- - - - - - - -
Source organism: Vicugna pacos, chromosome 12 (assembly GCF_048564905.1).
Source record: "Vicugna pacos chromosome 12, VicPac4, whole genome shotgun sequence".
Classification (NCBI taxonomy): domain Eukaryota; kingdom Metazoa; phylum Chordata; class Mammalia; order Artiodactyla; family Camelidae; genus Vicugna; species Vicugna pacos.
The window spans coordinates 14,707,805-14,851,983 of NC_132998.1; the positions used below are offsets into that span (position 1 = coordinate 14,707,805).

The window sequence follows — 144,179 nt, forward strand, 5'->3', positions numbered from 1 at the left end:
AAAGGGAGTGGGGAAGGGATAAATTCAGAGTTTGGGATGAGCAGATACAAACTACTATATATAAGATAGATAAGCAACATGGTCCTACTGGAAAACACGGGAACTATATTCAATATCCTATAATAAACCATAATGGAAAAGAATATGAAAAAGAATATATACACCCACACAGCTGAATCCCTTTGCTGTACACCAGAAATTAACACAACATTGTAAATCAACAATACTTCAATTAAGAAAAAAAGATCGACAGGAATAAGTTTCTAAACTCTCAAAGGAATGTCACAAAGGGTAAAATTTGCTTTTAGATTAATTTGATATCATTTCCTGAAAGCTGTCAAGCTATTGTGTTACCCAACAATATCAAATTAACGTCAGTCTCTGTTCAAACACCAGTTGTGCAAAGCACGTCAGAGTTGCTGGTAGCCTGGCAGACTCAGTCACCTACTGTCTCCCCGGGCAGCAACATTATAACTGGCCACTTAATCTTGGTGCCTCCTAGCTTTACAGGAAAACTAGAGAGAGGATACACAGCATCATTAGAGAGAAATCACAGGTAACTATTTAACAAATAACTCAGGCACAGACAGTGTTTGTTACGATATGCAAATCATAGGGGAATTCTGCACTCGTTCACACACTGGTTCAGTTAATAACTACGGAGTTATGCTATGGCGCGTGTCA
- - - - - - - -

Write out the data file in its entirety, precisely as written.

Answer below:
Source organism: Vicugna pacos, chromosome 12 (assembly GCF_048564905.1).
Source record: "Vicugna pacos chromosome 12, VicPac4, whole genome shotgun sequence".
Classification (NCBI taxonomy): domain Eukaryota; kingdom Metazoa; phylum Chordata; class Mammalia; order Artiodactyla; family Camelidae; genus Vicugna; species Vicugna pacos.
The window spans coordinates 14,707,805-14,851,983 of NC_132998.1; the positions used below are offsets into that span (position 1 = coordinate 14,707,805).

The window sequence follows — 144,179 nt, forward strand, 5'->3', positions numbered from 1 at the left end:
AAAGGGAGTGGGGAAGGGATAAATTCAGAGTTTGGGATGAGCAGATACAAACTACTATATATAAGATAGATAAGCAACATGGTCCTACTGGAAAACACGGGAACTATATTCAATATCCTATAATAAACCATAATGGAAAAGAATATGAAAAAGAATATATACACCCACACAGCTGAATCCCTTTGCTGTACACCAGAAATTAACACAACATTGTAAATCAACAATACTTCAATTAAGAAAAAAAGATCGACAGGAATAAGTTTCTAAACTCTCAAAGGAATGTCACAAAGGGTAAAATTTGCTTTTAGATTAATTTGATATCATTTCCTGAAAGCTGTCAAGCTATTGTGTTACCCAACAATATCAAATTAACGTCAGTCTCTGTTCAAACACCAGTTGTGCAAAGCACGTCAGAGTTGCTGGTAGCCTGGCAGACTCAGTCACCTACTGTCTCCCCGGGCAGCAACATTATAACTGGCCACTTAATCTTGGTGCCTCCTAGCTTTACAGGAAAACTAGAGAGAGGATACACAGCATCATTAGAGAGAAATCACAGGTAACTATTTAACAAATAACTCAGGCACAGACAGTGTTTGTTACGATATGCAAATCATAGGGGAATTCTGCACTCGTTCACACACTGGTTCAGTTAATAACTACGGAGTTATGCTATGGCGCGTGTCA